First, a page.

Iron: Iron is needed to fuel hemoglobin (a type of protein in red blood cells that helps take oxygen to body tissues for energy and growth) production for you and your baby. Iron also helps build bones and teeth. A shortage of iron can cause a condition called anemia. Most women do not have symptoms of anemia, but some might have extreme fatigue. Your health care provider can check for signs of anemia through the routine blood tests that are taken in different stages of your pregnancy. If you have anemia, your health care provider will give you iron supplements to take once or twice a day. You can help prevent anemia by eating more iron-rich foods like potatoes, raisins, broccoli, leafy green vegetables, whole-grain breads and iron-fortified cereals.

Smoking, Alcohol, and Drugs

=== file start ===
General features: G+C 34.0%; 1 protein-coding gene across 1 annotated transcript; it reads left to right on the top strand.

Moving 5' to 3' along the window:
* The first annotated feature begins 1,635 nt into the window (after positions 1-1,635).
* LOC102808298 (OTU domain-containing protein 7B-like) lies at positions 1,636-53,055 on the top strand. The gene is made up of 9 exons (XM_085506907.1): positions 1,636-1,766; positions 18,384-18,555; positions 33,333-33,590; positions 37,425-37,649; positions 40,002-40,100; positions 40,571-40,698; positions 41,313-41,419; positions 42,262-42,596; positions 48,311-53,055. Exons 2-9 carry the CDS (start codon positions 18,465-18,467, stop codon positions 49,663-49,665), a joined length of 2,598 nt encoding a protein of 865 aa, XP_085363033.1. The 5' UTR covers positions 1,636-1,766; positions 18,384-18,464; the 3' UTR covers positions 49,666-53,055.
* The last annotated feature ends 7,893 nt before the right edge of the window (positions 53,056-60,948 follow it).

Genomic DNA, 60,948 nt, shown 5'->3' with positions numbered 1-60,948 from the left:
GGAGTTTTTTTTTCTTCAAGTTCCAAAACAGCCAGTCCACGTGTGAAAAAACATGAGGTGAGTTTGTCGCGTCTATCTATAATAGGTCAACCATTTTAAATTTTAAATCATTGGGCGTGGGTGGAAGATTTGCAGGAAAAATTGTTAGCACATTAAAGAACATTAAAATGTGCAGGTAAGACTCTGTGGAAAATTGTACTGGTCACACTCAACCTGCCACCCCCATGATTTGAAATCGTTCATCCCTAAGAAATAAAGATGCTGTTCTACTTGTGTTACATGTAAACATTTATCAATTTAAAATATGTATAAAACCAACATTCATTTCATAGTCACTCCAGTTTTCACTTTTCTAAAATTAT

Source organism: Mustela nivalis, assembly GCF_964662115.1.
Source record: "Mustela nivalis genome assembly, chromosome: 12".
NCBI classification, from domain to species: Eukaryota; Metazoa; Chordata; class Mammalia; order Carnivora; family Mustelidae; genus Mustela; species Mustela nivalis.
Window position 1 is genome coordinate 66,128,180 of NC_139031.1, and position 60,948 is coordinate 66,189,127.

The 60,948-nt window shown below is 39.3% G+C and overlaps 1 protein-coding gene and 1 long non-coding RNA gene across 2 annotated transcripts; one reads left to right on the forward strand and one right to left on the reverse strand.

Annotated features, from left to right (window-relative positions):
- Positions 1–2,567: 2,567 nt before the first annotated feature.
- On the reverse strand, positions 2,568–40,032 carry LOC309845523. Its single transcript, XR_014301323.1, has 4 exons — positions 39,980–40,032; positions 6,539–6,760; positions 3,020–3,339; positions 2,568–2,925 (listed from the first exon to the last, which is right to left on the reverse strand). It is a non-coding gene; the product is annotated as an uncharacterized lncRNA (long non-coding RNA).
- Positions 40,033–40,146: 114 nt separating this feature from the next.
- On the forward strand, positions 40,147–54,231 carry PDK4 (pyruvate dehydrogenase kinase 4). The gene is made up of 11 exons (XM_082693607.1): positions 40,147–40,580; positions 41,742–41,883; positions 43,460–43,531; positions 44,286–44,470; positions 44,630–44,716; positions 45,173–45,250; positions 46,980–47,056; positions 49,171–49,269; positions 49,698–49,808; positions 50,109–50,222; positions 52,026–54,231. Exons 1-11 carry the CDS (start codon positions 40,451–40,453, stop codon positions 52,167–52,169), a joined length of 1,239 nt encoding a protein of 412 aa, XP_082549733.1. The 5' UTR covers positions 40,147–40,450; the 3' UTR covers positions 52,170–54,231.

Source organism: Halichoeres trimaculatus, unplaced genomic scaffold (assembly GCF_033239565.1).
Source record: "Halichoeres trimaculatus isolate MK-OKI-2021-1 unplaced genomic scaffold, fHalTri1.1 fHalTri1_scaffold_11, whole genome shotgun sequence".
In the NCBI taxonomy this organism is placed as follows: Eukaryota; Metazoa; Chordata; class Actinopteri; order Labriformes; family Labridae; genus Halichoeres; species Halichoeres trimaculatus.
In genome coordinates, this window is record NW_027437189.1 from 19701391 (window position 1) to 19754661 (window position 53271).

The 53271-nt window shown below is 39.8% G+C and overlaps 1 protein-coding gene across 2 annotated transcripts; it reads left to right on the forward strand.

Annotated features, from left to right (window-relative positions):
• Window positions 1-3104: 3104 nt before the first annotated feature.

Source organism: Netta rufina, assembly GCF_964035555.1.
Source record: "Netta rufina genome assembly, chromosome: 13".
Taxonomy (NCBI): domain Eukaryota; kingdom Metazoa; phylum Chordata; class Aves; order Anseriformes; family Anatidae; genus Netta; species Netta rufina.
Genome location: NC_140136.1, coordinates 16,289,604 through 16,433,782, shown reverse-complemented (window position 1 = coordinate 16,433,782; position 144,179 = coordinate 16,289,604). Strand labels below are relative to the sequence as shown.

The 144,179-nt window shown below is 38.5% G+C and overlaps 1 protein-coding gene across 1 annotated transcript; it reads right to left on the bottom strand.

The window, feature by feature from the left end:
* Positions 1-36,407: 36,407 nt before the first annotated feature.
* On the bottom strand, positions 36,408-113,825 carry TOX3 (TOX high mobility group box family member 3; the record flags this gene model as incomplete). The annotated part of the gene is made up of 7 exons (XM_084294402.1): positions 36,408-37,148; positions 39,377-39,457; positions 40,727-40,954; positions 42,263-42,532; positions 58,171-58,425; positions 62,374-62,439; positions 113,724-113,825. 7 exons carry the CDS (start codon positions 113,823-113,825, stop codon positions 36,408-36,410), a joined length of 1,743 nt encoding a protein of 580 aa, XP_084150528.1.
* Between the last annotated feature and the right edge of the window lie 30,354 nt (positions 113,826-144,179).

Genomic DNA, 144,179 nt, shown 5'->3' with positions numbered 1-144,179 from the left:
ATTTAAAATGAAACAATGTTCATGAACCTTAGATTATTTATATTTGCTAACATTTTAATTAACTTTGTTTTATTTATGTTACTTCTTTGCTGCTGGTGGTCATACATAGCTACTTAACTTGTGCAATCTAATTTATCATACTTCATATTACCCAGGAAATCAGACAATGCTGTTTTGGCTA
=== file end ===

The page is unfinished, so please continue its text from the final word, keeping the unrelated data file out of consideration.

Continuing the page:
By taking good care of yourself during pregnancy, you're also nurturing the new life inside of you. Quit smoking if you smoke, since smoking during pregnancy passes nicotine and cancer-causing drugs to the fetus. Smoke also keeps your baby from getting needed nourishment while in your uterus, and raises the risk of fetal death and premature birth (a low-birth weight baby born too early). Quit drinking if you drink alcohol. The amount of alcohol needed to cause problems in your baby is not known. But, drinking every day, drinking large amounts of alcohol once in a while but not all the time, or drinking with when you are out with friends or at a party, all have been shown to have harmful effects. Tell your health care provider if you are taking any medications or drugs, since some can be harmful to your baby's development. Only take drugs or medicines prescribed or approved by your health care provider. You should never take illegal drugs like marijuana, cocaine, heroin, speed (amphetamines), barbiturates, LSD, and others. Talk with your health care provider right away if you need help with quitting smoking or drinking, or a drug habit. You can also get help with alcohol and drugs by talking with a member of your faith community, a counselor, or a trusted friend.